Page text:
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October 4, 2021

We've based this group on the findings of Robin Dunbar, British anthropologist and evolutionary psychologist specializing in primate behavior. Dunbar believes 150 is the magical number of social connections the brain can actually handle. Now, we aren't talking about the number of people who follow you on Instagram or connections on LinkedIN, instead this 150 number is based on the number of people you could keep-up with socially and have a meaningful connection with.

Dunbar's work is also echoed by British anthropologist and evolutionary psychologist Iain McGilchrist talks about the two hemispheres of the brain, which have distinct functions. In one view, the left hemisphere is considered rational, logical and language-focused while the right hemisphere is seen as intuitive, spatial and vision oriented.

McGilchrist argues that being so different from each other, they also have different needs. He suggests that - because of our evolutionary history - we have developed a stronger dependence on connections with others in the right hemisphere than in the left. While this cluster of connections has to be limited to a certain number for efficient functioning (about 150), it can still contain many more people than an individual can have meaningful relationships with.

In the book, he also suggests that there is a cap on this number of connections at around 150 and that it is not only limited to humans but has been observed in other social species as well. This number can be reached when you add all significant contacts from your life together - but each one of them needs to truly count. Think of it this way, in the event of World collapse, who would be The 150 people you'd take with you?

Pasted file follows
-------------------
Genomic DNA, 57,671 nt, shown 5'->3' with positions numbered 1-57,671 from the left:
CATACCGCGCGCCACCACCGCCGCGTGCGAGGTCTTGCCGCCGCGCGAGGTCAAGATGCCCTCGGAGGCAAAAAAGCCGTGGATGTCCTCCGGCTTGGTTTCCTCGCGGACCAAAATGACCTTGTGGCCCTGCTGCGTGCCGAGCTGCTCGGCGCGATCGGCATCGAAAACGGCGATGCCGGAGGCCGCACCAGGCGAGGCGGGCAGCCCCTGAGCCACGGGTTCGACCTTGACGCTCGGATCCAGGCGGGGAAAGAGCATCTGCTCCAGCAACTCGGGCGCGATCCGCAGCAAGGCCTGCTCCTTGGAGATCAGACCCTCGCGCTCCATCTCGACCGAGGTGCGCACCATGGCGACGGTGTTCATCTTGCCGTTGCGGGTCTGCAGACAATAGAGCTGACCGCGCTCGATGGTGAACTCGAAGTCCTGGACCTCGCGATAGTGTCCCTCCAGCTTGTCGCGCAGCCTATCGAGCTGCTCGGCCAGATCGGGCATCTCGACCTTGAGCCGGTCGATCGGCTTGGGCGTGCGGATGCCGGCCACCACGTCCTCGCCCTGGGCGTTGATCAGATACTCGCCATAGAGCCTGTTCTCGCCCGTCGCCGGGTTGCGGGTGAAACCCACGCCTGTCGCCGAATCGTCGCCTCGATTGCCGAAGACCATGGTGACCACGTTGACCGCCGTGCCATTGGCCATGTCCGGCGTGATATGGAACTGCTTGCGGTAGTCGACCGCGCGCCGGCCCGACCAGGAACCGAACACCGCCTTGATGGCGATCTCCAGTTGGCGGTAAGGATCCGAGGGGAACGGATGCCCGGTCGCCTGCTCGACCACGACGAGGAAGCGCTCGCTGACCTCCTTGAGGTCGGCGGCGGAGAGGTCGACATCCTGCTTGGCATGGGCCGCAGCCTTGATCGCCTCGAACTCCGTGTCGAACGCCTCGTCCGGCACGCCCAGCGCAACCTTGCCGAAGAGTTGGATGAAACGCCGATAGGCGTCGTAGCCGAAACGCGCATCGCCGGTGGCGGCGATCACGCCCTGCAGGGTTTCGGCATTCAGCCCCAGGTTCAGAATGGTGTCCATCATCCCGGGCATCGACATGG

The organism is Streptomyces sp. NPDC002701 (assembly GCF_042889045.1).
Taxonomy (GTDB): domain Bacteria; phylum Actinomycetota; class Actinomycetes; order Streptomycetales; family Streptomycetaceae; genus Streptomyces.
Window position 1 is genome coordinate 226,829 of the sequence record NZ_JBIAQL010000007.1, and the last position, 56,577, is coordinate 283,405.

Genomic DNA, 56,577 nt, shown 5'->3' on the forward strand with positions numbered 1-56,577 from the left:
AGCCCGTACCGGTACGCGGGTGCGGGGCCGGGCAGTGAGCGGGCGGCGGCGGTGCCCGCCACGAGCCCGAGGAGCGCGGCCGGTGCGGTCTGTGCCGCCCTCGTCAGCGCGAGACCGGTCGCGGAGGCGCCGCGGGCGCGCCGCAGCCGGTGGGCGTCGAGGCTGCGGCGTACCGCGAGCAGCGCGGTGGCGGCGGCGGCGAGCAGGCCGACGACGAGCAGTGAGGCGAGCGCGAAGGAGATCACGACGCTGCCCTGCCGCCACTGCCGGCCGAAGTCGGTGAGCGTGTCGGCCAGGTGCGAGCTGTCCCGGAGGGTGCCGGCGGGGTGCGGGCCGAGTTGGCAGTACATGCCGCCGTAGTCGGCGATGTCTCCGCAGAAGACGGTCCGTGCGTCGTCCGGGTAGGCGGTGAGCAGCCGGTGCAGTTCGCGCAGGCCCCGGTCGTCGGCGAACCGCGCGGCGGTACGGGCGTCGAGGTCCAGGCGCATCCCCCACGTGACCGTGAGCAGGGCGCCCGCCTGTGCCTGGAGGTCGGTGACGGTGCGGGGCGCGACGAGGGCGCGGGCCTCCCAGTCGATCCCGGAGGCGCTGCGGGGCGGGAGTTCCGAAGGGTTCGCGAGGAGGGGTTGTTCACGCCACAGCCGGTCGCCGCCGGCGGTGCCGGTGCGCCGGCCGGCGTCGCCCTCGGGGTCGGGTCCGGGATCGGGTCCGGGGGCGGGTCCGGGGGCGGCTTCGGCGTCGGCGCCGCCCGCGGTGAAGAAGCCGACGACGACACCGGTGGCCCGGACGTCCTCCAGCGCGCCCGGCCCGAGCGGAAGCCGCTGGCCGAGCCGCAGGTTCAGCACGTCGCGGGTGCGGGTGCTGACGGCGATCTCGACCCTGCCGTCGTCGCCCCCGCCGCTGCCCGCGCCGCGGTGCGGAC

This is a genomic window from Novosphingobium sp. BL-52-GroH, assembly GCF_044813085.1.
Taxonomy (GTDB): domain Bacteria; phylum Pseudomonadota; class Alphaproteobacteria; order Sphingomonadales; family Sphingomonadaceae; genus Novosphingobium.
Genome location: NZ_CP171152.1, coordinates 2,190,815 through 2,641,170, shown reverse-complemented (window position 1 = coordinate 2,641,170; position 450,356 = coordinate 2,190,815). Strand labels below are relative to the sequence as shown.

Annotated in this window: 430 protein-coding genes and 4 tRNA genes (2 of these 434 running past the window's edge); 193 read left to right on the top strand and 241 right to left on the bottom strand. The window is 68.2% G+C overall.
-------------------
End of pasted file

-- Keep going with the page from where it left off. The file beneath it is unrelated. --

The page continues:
There are controversies regarding this topic. However, it is very likely that the number of 150 is based on real and reasonable data: how our brain works and its limitations. When you take into account all the possible circumstances and life circumstances, we can not see a reason to doubt this theory - unless we try it ourselves! We may even discover additional rules for connections by testing it out. Two-way relationships imply an asymmetry which can be measured as a series of positive or negative transactions within the relationship, not just passively "following" a contact on social media.

We've applied this number to the core of what it means to be in The 150. Our cap on 150 members encourages each member to get to know each other, at a deeper level than a group that is growing for growths sake. It creates a higher quality discussion within the community and a higher degree of support within the community.

We've spent time identifying common goals and pooling individual skillsets towards achieving those goals. We do not require anything from any potential member other their trust, honesty and a willingness to grow; we expect everyone to contribute as much as they can to help each other grow as individuals while helping us build this community to be both highly functional and highly supportive, as well as enjoyable for all members. We will do whatever it takes to help our members reach their goals - after all, this group is built around our members, not us.

Building a core team of individuals who are selfless enough to care about the greater good - rather than just their own personal gain. Our focus is on each other at all times.


About the Author George Morris

Let's cut right to the chase. I've been an entrepreneur for 20+ years and along the way I've found a deep passion for helping other entrepreneurs connect, grow their businesses and most importantly, grow as individuals. I'm a Scaling Up Business Coach and Lead Facilitator for The 150.

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